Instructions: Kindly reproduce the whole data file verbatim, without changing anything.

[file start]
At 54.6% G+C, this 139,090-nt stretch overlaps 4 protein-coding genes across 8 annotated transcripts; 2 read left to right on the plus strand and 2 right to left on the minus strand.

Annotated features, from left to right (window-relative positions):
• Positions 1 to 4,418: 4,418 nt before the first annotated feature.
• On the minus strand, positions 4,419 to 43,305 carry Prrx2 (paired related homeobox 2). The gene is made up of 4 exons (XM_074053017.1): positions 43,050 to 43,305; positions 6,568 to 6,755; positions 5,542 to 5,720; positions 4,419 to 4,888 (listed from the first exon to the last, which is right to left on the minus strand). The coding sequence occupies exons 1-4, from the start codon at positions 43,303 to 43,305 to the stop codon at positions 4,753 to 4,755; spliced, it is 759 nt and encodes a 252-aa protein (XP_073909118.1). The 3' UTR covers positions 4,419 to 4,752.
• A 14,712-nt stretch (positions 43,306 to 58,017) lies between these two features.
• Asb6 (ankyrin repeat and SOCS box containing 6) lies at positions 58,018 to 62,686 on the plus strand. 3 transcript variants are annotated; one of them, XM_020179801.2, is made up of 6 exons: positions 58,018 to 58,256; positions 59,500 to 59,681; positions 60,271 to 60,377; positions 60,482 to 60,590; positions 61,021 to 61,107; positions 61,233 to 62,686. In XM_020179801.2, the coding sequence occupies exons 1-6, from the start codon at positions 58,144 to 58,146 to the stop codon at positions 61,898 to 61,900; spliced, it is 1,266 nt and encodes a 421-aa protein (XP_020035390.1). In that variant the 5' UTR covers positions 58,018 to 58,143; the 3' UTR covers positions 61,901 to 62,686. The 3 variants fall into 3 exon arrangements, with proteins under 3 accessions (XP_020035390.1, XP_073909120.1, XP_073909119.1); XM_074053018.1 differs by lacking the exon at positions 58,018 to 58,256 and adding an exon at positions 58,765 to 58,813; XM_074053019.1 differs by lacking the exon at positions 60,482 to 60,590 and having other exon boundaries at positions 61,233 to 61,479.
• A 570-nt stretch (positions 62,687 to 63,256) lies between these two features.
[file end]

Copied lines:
At 54.6% G+C, this 139,090-nt stretch overlaps 4 protein-coding genes across 8 annotated transcripts; 2 read left to right on the plus strand and 2 right to left on the minus strand.

Annotated features, from left to right (window-relative positions):
• Positions 1 to 4,418: 4,418 nt before the first annotated feature.
• On the minus strand, positions 4,419 to 43,305 carry Prrx2 (paired related homeobox 2). The gene is made up of 4 exons (XM_074053017.1): positions 43,050 to 43,305; positions 6,568 to 6,755; positions 5,542 to 5,720; positions 4,419 to 4,888 (listed from the first exon to the last, which is right to left on the minus strand). The coding sequence occupies exons 1-4, from the start codon at positions 43,303 to 43,305 to the stop codon at positions 4,753 to 4,755; spliced, it is 759 nt and encodes a 252-aa protein (XP_073909118.1). The 3' UTR covers positions 4,419 to 4,752.
• A 14,712-nt stretch (positions 43,306 to 58,017) lies between these two features.
• Asb6 (ankyrin repeat and SOCS box containing 6) lies at positions 58,018 to 62,686 on the plus strand. 3 transcript variants are annotated; one of them, XM_020179801.2, is made up of 6 exons: positions 58,018 to 58,256; positions 59,500 to 59,681; positions 60,271 to 60,377; positions 60,482 to 60,590; positions 61,021 to 61,107; positions 61,233 to 62,686. In XM_020179801.2, the coding sequence occupies exons 1-6, from the start codon at positions 58,144 to 58,146 to the stop codon at positions 61,898 to 61,900; spliced, it is 1,266 nt and encodes a 421-aa protein (XP_020035390.1). In that variant the 5' UTR covers positions 58,018 to 58,143; the 3' UTR covers positions 61,901 to 62,686. The 3 variants fall into 3 exon arrangements, with proteins under 3 accessions (XP_020035390.1, XP_073909120.1, XP_073909119.1); XM_074053018.1 differs by lacking the exon at positions 58,018 to 58,256 and adding an exon at positions 58,765 to 58,813; XM_074053019.1 differs by lacking the exon at positions 60,482 to 60,590 and having other exon boundaries at positions 61,233 to 61,479.
• A 570-nt stretch (positions 62,687 to 63,256) lies between these two features.